Your confused about the actual way things work...
Read this, http://www.cichlid-forum.com/article...ium_weight.php
Quote:
your home most likely has the capacity to safely support a uniform live load of at least 40 psf. But keep in mind that this design live load is theoretically spread uniformly over the entire floor from wall to wall throughout your entire house. It is not a maximum load on any given area of the floor, it is just a theoretical average load that is used to design the floor for loads that are initially unknown. Some people find this confusing because in reality it is not the floor pressure (in psf) that matters at all, it is the floor load in pounds that really creates the stress in the primary structural framing members.
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Old 11-07-2005, 03:47 PM   #10
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I'm not trying to argue the fact but if one square foot (12"x12"x12) of water weighs 80-100 lbs. That would mean that one gallon of milk that you would pick up from the store should weigh atleast 50 lbs. Is that possible? As I mention before, If you are concerned about the weight, than lay it cross joist. I've installed garden tubs on the second and third floors if you count the basement. Factor this as weight...Tub; 300+ lbs....100-150+ gallons of water @ around 5 lbs per gallon...Then the two home owners relaxing in it after setting the kids to bed 150 lbs. actually 350 lbs but in water, body mass becomes atleast 70% less. Thats why its so easy to pick someone up under water. Totals around 1200 lbs. If they were standing at the side of the tub waiting for the water to draw...there would be 1400 lbs. on the floor. Lets say they were very heavy weight people- never mind, you should have the picture. Now lets take the weight of water thats in 180 gals.x 5 lbs. per gallon ( if a gallon even weighs that much)= 900 lbs.,..+ 150 lbs. for the stand= 1,050 lbs. the weight of four football players sitting at a card table! Get the picture.
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Old 11-07-2005, 04:04 PM   #11
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Hey...take a chance...
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Old 11-07-2005, 06:10 PM   #12
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Quote:
Originally Posted by DugOut
I'm not trying to argue the fact but if one square foot (12"x12"x12) of water weighs 80-100 lbs. That would mean that one gallon of milk that you would pick up from the store should weigh atleast 50 lbs. Is that possible?
As I mention before, If you are concerned about the weight, than lay it cross joist.
Now lets take the weight of water thats in 180 gals.x 5 lbs. per gallon ( if a gallon even weighs that much)= 900 lbs.,..+ 150 lbs. for the stand= 1,050 lbs. the weight of four football players sitting at a card table! Get the picture.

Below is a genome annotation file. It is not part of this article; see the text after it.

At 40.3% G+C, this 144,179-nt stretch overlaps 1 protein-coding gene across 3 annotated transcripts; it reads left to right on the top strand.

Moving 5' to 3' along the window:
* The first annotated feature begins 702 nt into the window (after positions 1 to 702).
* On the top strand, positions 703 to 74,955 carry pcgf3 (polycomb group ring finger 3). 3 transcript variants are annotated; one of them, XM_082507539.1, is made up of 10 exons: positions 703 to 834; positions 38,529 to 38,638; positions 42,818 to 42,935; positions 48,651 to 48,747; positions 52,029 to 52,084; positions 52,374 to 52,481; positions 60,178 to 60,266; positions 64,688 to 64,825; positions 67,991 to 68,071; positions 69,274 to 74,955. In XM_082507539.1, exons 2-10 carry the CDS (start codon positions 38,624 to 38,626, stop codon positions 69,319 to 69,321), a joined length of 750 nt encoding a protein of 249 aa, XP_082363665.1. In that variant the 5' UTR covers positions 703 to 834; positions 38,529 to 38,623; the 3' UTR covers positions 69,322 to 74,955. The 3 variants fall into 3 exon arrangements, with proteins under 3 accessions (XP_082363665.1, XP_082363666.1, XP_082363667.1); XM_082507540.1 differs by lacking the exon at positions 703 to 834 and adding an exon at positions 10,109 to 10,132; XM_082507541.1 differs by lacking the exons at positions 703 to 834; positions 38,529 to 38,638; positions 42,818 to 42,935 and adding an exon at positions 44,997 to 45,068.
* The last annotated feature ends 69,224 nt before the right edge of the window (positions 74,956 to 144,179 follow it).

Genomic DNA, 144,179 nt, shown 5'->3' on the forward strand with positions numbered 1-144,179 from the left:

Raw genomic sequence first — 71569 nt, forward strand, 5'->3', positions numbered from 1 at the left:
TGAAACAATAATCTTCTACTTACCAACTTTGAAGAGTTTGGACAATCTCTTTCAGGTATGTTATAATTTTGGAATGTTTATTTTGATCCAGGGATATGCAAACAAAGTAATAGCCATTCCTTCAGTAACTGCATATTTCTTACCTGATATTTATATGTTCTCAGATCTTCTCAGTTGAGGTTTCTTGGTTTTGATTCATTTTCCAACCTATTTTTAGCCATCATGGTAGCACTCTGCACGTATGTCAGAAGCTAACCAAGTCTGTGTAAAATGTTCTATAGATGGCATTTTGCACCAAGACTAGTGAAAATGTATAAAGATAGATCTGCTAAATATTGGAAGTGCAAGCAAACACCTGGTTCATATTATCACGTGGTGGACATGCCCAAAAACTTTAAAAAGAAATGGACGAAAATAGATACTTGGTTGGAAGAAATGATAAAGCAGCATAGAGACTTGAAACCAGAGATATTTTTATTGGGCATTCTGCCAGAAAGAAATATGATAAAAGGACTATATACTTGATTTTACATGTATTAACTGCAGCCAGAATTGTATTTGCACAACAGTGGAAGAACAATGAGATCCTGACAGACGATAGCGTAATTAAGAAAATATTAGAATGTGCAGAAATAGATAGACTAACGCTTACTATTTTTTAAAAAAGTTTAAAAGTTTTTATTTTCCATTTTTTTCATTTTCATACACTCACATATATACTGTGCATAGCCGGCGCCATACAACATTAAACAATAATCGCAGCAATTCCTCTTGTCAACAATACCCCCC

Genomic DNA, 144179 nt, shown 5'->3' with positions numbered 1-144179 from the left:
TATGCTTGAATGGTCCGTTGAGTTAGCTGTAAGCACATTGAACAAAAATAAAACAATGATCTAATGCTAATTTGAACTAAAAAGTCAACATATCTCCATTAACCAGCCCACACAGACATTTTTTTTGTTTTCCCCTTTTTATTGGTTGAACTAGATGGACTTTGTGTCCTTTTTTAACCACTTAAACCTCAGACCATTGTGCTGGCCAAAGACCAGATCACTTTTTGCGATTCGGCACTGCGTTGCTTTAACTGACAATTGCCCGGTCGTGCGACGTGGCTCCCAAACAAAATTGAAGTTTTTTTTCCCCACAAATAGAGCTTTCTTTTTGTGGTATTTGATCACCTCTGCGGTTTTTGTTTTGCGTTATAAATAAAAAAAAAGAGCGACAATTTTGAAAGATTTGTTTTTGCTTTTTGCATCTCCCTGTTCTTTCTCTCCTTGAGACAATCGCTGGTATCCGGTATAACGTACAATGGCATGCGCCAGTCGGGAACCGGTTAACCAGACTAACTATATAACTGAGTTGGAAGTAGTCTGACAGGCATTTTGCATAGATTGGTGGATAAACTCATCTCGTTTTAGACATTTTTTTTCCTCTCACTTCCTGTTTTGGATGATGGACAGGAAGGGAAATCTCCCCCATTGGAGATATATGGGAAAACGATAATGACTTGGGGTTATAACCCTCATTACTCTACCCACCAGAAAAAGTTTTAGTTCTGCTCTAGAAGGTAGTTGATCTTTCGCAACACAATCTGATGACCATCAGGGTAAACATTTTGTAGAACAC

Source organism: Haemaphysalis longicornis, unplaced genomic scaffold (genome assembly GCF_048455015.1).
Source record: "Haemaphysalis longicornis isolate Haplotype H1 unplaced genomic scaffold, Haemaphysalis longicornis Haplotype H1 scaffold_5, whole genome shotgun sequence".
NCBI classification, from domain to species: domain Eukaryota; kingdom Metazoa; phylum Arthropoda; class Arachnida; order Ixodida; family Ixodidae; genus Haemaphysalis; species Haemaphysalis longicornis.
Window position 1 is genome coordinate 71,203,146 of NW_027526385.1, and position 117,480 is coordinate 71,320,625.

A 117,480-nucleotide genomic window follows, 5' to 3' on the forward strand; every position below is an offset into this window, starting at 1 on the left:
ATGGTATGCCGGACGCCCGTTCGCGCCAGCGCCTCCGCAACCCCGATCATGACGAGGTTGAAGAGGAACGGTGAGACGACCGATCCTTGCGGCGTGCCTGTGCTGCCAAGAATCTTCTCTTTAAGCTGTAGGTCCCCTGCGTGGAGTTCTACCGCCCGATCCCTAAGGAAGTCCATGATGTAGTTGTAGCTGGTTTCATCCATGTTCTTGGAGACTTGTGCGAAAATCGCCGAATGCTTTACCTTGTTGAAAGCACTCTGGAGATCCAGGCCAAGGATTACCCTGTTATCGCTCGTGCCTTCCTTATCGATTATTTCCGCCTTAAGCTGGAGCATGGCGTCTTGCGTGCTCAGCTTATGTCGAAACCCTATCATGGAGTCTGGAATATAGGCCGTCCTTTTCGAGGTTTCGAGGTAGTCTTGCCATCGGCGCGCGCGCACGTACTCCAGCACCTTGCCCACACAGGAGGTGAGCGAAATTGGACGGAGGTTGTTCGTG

Quote:
Results computed by FishTank Online November 7, 2005, 5:17 pm EST
http://boonedocks.net/fishtank

Water Type..............................Freshwater
Material................................Glass
Tank Overhead Shape.....................Rectangular
Length..................................73.24 in.
Width...................................23.24 in.
Height..................................23.24 in.
Wall-thickness..........................0.38 in.
Volume..................................166.75 gal (US)
Tank Material Weight....................219.69 lbf
Water Volume............................157.48 gal (US).........gallons
Water Weight............................1310.40 lbf.................8.30lbs per gallon
Substrate Type..........................Small Diameter Rocks
Average Substrate Depth.................2.00 in.
Substrate Weight........................176.35 lbf
Approximate Total Weight................1706.44 lbf...add 200lbs for everthing else = gross weight 1857lbs
Room Air Temperature....................76.00 °F
Water Temperature.......................77.00 °F
Heating Capability Required.............19.37 W
Approx. Total Fish Length...............137.97 in.
Mass Required for 1 PPM.................0.00 m

Water Type: Freshwater Material: Glass

(Measure from the inside of the tank)

Tank Overhead Shape: Rectangular

Length/Diameter: 71.24in. Width: 23.24 in. Height:23.24 in.
Wall-thickness: .38 in.

Substrate Type: Small Diameter Rocks Average Substrate Depth: 2 in.

Room Air Temperature: 76 °F Water Temperature: 77 °F

Length:Inches (in.) Volume: Gallons US (gal (US) Mass: Pounds Mass (lbm) Weight: Pounds Force (lbf) Heating: Watts (W)
Temperature:Fahrenheit (°F)
[color=red]Its not a cubic foot of water thats being weighed, its the total pounds per square foot being transferred to a square foot of floor.
The tank stand covers 12 square feet, it will fairly evenly distribute it out, so 1857lbf divided by 12sqf = 154.75lbf. [/quote]
Perpendicular to joist line and over the bearing wall was always the plan.
A gal of water weighs much more than 5.lbs, its weighs 8.30lbs.

There are so many forces at play determining whether the structure will support almost a ton in one spot, possibly for many years. Time plays a big role in accumulated force. So many forces in play, shear force, blunt shear force, modulus elasticity, deflection... yada yada ect ect...

I've already come to a conclusion so its a moot point now,
thank you everyone